By Stephen Johnson, Economics Reporter For Daily Mail Australia
07:02 12 Dec 2023, updated 09:39 12 Dec 2023
The federal government will crack down on international students gaming the visa system but offer a new pathway for skilled migrants on high salaries.
Overseas students will also have to achieve higher English test scores to prove they are competent but not necessary good at speaking, listening and reading Australia’s national language.
Home Affairs Minister Clare O’Neil is promising to reduce overall net overseas migration by 185,000 over four years based on new, stricter rules.
But Treasury is now forecasting 510,000 migrants would have arrived in 2022-23 – up from 400,000 predicted in the May Budget.
The Mid-Year Economic and Fiscal Outlook is also expecting 375,000 arrivals for 2023-24 – more than the 315,000 forecast just seven months ago.
So far, immigration shows little sign of slowing down with 440,300 permanent and long-term arrivals, on a net basis, in the year to October, new data released on Tuesday showed.
With permanent migration for this financial year capped at 190,000, international students made up the bulk of annual arrivals with 38,790 of them coming to Australia in October alone.
Treasury is now predicting 1.6million permanent and long-term overseas arrivals in the five years to June 2027, a big jump from the 1.5million intake forecast during the last Budget.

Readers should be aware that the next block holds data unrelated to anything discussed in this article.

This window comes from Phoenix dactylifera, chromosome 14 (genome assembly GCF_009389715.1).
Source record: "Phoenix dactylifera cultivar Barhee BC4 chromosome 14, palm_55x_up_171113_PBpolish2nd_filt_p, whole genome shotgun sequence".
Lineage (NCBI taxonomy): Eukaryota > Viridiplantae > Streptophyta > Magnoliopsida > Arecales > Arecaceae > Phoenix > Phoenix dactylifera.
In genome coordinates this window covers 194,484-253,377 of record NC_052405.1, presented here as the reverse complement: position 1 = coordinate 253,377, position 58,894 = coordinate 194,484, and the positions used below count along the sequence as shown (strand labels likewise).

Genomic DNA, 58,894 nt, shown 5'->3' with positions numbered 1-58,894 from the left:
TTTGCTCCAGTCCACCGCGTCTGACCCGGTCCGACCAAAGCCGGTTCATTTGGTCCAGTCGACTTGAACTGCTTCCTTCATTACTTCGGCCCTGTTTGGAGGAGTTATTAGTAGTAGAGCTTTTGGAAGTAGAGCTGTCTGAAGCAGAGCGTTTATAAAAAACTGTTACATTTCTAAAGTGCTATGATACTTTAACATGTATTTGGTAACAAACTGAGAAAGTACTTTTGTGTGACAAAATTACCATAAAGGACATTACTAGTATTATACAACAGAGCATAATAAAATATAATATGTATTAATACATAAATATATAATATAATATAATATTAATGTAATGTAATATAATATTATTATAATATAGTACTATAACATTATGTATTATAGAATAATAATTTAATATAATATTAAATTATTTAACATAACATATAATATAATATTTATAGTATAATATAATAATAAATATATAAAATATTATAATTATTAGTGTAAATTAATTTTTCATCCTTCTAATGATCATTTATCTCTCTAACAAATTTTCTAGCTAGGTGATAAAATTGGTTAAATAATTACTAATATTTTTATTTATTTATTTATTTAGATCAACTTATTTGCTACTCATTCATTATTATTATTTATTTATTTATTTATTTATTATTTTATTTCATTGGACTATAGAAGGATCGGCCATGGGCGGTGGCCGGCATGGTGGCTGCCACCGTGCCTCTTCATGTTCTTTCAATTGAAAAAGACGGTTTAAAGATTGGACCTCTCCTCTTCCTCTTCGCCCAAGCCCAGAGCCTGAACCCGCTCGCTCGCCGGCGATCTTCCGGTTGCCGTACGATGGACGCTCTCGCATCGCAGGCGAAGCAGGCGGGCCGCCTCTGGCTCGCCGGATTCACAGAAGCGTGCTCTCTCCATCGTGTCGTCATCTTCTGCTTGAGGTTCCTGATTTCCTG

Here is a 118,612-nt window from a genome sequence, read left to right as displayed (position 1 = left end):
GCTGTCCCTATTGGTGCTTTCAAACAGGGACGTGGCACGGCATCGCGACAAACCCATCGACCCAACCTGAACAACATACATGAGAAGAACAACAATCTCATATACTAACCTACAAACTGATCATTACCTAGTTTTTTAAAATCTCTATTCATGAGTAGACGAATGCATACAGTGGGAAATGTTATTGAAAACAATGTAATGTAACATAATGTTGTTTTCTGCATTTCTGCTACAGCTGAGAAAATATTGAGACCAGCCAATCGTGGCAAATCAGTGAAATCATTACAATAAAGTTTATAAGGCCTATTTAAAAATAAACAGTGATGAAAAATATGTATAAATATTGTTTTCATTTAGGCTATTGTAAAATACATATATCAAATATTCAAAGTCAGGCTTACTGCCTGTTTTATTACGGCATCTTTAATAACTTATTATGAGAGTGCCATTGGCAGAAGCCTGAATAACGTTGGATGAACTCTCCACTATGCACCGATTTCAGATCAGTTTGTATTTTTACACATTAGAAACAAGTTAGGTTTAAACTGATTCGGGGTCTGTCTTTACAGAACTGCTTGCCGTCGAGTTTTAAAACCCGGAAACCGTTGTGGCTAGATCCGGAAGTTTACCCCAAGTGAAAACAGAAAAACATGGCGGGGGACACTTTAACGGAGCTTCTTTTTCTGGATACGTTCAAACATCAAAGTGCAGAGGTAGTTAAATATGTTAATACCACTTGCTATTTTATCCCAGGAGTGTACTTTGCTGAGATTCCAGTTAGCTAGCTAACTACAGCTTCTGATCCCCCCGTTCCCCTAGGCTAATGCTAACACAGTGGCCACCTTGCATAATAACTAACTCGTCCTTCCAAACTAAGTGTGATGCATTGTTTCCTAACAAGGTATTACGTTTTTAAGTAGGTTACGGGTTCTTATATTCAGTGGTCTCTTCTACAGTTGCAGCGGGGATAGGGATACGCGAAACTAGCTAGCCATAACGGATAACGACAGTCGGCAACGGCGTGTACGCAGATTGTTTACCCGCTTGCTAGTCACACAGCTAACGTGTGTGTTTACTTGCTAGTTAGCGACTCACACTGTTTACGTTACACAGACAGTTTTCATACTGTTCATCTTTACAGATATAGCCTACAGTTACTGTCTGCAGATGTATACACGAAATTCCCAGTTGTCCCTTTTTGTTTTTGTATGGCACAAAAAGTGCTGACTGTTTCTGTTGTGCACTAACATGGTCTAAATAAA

But Labor argues migration would have grown by 1.8million over five years without its crackdown.
Here are the new measures outlined in Migration Strategy which the Department of Home Affairs unveiled on Monday.
International students who visa hop
The government has vowed to ‘apply additional scrutiny’ to international students applying for another student visa.
The Department of Home Affairs cited data showing a trend where students switched ‘particularly to courses that are below their current level of study, to prolong their stay in Australia has been growing’.
The number of international students staying in Australia on a second, or subsequent, student visa grew by more than 30 per cent to more than 150,000 in 2022–23.
The biggest growth in ‘visa hopping’ was with the vocational education and training sector where students are less likely to finish a course.
In 2022-23, 69,000 students were granted a subsequent student visa or shifted to a vocational course, compared with 42,000 students in 2018-19 before the pandemic.
A new genuine student test will require any eligible students applying inside Australia to provide evidence demonstrating any subsequent course will further their career, or complement their degree in their area of expertise.
This could include doing research to qualify for a postgraduate Masters degree.
‘Prospective international students who cannot demonstrate this sensible course progression from their initial course of study will not meet the genuine student test,’ the department said.
English language requirements
Students will now be required to score higher marks in an English language test, with the government arguing Australia’s existing requirements were less stringent than Canada.